I was fortunate to start out on small regional magazine with highly creative editor, giving me a wide creative freedom illustrated by 'Rosie'; shot by firelight on black and white T-Max film pushed to around 25,000 ISO; very unusual in 1990. I processed all my own film. Moving on in '93, I joined John Blashford-Snell, looking for giant Asian Elephants in the Nepalese Terai. We found them and the pictures were used world-wide. This was pre-digital when images had to be shipped by post, as transparencies.
The spreads here are some of those that survive for Country Living and Country Life magazines; always the most interesting work in the diary and frequently challenging too.
Versatility was the key and one day it could be a political protest like the Countryside March of 1999, followed by a shoot for Waitrose (Blue Vinney cheese), followed by studio shoot the next day, on 5x4" film or later a 6x7cm Mamiya RZ, with multiple flashes and frequently, multiple exposures too.
From '95 everything was shot on film and then scanned, except 'Colour Meters' a very early experiment with digital capture, from 1995, shot on a Leaf Lumina scan camera. In 2000 after years of scanning pictures, I went digital. Always wanting to push the bounds I shot RAW, processing was close to impossible for a while, but somehow I managed to shoot the entirety of the book 'A Taste of Life' in RAW by early 2002. It took 10 days to process the 270 images in Breeze Browser.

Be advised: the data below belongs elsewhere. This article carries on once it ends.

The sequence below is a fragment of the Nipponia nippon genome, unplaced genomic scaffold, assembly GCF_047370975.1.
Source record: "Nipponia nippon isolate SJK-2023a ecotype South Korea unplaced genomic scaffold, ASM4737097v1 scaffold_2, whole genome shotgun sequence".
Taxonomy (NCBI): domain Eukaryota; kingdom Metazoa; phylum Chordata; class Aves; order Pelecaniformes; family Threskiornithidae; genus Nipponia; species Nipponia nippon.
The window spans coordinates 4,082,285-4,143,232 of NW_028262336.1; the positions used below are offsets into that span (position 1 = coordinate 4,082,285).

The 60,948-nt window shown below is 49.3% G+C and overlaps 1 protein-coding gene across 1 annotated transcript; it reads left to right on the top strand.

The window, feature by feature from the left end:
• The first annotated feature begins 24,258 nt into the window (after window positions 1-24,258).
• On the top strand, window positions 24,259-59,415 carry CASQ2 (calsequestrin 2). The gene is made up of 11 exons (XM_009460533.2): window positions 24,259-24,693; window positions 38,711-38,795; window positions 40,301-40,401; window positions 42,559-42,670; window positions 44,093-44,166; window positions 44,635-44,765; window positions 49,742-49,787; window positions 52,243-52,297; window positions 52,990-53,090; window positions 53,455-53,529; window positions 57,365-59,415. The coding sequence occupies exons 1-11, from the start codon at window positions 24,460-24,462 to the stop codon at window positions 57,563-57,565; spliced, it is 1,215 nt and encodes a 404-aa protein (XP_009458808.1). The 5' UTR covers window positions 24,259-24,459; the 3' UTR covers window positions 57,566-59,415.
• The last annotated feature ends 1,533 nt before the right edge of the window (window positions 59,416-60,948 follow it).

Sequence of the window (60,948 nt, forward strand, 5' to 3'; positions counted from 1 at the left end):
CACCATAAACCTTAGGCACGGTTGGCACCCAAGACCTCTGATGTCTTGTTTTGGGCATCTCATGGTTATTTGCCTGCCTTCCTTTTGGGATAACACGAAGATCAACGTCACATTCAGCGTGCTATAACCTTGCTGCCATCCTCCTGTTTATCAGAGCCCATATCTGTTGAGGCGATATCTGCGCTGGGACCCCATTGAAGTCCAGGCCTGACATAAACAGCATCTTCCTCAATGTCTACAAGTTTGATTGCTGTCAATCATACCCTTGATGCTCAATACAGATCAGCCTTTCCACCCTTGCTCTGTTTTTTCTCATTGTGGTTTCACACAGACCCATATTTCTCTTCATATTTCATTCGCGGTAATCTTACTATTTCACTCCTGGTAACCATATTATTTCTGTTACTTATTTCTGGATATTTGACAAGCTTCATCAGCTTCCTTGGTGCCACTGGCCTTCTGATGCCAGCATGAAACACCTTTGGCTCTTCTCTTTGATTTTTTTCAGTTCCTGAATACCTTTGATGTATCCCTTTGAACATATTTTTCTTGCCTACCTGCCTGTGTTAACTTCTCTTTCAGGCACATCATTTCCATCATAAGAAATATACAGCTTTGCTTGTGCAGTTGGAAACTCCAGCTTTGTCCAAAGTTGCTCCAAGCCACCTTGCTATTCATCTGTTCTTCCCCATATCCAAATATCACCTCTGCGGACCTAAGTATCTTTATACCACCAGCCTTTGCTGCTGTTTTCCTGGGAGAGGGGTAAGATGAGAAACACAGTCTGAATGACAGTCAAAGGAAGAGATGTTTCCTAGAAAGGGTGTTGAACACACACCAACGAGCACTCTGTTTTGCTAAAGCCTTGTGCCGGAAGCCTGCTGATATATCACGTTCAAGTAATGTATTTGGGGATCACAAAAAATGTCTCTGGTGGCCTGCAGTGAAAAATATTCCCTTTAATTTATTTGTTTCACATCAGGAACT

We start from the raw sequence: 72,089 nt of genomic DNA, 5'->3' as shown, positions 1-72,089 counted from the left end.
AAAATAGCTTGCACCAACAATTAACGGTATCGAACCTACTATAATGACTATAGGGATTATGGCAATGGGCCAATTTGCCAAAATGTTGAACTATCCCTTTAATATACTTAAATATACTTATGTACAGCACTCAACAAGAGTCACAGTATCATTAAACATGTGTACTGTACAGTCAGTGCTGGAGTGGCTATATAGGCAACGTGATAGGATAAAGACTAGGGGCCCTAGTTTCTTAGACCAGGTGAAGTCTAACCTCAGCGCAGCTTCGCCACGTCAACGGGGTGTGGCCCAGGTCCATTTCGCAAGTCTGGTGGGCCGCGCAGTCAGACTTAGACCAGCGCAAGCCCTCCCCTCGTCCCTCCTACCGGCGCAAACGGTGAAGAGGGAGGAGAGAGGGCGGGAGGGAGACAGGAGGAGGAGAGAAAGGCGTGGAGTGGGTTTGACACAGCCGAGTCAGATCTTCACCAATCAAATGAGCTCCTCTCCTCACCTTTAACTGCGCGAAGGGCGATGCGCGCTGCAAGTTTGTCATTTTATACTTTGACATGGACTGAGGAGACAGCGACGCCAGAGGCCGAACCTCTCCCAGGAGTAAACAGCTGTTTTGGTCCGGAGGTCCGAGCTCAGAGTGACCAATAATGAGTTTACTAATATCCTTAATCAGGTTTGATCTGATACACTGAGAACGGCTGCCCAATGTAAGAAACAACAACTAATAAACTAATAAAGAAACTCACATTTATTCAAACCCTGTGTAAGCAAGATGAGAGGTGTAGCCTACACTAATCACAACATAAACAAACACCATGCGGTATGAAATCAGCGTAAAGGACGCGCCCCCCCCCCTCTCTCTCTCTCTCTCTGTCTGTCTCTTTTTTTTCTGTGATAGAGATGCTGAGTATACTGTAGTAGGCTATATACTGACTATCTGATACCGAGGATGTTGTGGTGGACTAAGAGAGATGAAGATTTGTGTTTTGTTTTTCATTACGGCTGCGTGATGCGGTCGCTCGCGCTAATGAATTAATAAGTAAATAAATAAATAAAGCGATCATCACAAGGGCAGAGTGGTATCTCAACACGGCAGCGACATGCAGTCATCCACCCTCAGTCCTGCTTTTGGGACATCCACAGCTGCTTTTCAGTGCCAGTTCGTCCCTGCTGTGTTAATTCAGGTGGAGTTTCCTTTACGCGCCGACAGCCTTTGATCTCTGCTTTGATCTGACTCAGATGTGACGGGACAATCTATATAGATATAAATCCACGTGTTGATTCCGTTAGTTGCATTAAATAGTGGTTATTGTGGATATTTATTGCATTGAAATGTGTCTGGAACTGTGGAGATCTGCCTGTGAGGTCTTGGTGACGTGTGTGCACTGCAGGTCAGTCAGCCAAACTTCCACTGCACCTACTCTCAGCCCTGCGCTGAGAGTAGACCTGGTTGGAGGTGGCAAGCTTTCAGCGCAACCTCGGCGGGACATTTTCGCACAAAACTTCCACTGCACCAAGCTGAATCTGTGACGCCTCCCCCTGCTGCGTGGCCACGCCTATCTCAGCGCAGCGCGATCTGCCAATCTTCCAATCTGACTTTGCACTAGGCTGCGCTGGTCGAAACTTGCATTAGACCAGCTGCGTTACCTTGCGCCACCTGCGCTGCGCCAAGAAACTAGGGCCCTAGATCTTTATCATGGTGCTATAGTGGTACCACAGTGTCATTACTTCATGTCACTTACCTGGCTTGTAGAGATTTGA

Capture One software changed everything from December 2002, finally giving me a true digital darkroom that continues to this day, and now includes moving images too.
Before anyone asks, Serena de la Hey did go on from 'Metaphors' to create the iconic Willow Man beside the UK's M5 motorway.